Preckel, B., W. Schlack, M. Gonzalez, D. Obal, H. Barthel and V. Thamer. Influence of the angiotensin II AT(1) receptor antagonist irbesartan on isehemia/reperfusion injury in the dog heart. Basic Research In Cardiology. 95:404-412, 2000.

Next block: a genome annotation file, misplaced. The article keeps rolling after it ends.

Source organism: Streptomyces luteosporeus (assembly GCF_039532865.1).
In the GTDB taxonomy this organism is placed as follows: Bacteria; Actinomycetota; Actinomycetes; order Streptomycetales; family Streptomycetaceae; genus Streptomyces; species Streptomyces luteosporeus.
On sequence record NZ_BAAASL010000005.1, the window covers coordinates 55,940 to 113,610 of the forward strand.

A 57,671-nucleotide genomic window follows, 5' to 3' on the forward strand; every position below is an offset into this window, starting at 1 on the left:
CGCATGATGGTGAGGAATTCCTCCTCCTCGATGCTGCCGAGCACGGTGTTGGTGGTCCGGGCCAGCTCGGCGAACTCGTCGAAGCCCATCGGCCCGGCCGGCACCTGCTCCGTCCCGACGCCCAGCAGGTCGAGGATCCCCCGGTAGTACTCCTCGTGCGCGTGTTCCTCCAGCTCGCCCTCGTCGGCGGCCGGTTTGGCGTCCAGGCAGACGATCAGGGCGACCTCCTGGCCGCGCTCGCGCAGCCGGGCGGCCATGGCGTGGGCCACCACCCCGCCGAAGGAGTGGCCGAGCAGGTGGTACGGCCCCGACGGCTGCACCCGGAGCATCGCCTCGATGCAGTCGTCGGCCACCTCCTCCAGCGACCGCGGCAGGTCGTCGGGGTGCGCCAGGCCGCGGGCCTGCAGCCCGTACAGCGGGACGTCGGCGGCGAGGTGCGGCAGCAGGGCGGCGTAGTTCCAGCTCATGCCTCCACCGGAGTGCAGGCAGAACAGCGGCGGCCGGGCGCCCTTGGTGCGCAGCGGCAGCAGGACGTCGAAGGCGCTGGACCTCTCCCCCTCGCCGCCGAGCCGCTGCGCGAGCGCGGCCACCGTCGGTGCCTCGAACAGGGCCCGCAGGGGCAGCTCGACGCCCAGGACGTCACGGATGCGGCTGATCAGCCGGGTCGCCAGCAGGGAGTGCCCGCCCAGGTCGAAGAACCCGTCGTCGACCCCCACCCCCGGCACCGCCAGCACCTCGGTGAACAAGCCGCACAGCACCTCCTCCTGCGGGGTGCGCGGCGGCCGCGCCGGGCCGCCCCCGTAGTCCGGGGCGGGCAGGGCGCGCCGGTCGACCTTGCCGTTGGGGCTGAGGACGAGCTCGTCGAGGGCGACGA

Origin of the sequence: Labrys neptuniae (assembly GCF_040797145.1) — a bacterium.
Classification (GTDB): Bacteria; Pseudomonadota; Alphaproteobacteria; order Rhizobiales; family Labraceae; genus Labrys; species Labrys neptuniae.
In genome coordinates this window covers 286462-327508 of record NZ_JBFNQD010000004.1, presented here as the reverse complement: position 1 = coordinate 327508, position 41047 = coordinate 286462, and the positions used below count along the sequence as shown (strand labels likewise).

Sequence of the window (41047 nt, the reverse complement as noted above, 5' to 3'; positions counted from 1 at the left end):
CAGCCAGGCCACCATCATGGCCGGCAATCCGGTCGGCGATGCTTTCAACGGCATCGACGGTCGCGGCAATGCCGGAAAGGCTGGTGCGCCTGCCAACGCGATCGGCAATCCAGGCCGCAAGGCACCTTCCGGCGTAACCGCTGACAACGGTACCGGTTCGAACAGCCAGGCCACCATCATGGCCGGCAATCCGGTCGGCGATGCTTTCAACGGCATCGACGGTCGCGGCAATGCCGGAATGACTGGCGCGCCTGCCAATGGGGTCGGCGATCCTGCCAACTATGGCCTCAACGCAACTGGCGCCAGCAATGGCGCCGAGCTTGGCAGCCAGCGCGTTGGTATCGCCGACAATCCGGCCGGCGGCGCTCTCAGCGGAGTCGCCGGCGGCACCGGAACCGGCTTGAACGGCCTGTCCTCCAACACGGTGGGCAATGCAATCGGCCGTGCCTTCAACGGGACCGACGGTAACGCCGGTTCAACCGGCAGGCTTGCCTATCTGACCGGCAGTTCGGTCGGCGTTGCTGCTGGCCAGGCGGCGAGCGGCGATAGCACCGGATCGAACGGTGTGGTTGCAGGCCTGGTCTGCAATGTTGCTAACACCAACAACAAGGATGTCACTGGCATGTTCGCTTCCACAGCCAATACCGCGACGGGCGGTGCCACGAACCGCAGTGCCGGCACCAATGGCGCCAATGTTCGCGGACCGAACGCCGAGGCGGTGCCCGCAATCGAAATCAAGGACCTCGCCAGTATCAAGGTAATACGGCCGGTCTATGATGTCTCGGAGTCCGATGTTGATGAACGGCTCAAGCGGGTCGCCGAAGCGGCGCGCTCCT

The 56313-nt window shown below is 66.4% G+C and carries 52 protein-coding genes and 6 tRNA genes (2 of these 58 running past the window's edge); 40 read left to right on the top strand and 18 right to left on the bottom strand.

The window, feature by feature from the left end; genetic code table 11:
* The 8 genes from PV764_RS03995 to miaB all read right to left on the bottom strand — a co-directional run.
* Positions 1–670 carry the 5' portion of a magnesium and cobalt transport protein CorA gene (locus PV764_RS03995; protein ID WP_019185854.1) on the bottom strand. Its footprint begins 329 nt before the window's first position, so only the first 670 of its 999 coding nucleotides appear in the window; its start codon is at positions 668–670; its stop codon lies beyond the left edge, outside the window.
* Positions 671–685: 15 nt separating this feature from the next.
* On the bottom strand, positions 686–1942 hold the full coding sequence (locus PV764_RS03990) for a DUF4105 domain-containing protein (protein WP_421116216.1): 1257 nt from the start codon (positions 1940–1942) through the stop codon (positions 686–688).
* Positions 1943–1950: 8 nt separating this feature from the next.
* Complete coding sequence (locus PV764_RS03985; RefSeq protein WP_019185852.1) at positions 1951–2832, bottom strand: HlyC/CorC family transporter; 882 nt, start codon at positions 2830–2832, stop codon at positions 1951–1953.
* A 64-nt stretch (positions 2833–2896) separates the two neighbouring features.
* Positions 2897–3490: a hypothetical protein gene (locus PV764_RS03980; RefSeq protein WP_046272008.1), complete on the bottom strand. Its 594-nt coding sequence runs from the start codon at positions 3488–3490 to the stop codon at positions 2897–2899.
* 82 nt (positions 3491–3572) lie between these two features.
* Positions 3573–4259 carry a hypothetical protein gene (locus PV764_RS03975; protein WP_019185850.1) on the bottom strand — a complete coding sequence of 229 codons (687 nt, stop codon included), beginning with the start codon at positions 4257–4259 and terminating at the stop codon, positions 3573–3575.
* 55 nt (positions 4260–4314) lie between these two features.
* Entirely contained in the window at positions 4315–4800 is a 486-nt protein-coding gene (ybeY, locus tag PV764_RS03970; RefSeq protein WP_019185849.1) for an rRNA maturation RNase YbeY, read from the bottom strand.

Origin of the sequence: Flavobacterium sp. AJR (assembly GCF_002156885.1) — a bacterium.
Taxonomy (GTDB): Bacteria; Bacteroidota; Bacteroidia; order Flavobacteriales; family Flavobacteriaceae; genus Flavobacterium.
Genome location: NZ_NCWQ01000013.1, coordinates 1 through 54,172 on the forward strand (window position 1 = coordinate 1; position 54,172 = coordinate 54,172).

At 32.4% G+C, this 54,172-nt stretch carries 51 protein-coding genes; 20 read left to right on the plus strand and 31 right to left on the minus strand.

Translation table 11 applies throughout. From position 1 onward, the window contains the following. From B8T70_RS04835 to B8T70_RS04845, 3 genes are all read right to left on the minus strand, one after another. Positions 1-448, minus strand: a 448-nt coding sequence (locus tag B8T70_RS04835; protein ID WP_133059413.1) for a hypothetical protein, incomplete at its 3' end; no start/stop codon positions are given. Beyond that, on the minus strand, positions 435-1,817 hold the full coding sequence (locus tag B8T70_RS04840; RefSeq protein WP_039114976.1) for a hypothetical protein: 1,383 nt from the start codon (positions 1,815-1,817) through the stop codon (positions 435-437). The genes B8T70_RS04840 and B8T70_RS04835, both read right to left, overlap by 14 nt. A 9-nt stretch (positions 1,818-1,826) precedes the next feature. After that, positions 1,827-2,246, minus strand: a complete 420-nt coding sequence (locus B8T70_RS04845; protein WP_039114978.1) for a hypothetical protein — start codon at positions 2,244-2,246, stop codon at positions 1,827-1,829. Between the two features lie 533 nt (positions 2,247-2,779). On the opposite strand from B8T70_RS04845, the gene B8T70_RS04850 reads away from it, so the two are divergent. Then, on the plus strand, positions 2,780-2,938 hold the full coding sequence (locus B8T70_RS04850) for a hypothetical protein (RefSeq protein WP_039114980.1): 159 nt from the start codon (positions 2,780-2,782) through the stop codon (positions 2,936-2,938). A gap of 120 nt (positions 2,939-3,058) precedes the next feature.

The aim of the present study was to investigate whether the non-peptide angiotensin II type 1 (AT(1)) receptor antagonist irbesartan (SR 47436, EMS 186295, 2-n-butyl-3[2'-(1H-tetrazol-5-yl)-biphenyl-4-yl)methyl]-1,3-diaza-spiro[4,4]non-1-en-4-one) has myocardial protective effects during regional myocardial ischemia/reperfusion in vivo. Eighteen anesthetized open-chest dogs were instrumented for measurement of left ventricular and aortic pressure (tip manometer and pressure transducer, respectively), and coronary flow (ultrasonic flowprobes). Regional myocardial function was assessed by Doppler displacement transducers as systolic wall thickening (sWT) in the antero-apical and the postero-basal wall. The animals underwent 1 h of left anterior descending coronary artery (LAD) occlusion and subsequent reperfusion for 3 hours. Irbesartan (10 mg kg(-1), n = 9) or the vehicle (KOH, control, n = 9) was injected intravenously 30 min before LAD occlusion. Regional myocardial blood flow (RMBF) was measured after irbesartan injection and at 30 min LAD occlusion using colored microspheres. Infarct size was determined by triphenyltetrazolium chloride staining after 3 h of reperfusion. There was no recovery of sWT in the LAD perfused area in both groups at the end of the experiments (systolic bulging, -15.1 +/- 6.1 % of baseline (irbesartan) vs. -12.3 +/- 3.0 % (control), mean +/- SEM). Irbesartan led to an increase in RMBF in normal myocardium (2.47 +/- 0.40 vs. 1.35 +/- 0.28 ml min(-1) g(-1), P < 0.05), and also to an increase in collateral blood flow to the ischemic area (0.27 +/- 0.04 vs. 0.17 +/- 0.02 ml min(-1) g(-1), P = < 0.05). Infarct size (percent of area at risk) was 24.8 +/- 3.2 % in the treatment group compared with 26.9 +/- 4.8 % in the control group (P = 0.72). These results indicate that a blockade of angiotensin II AT(1) receptors with irbesartan before coronary artery occlusion led to an increase in RMBF, but did not result in a significant reduction of myocardial infarct size.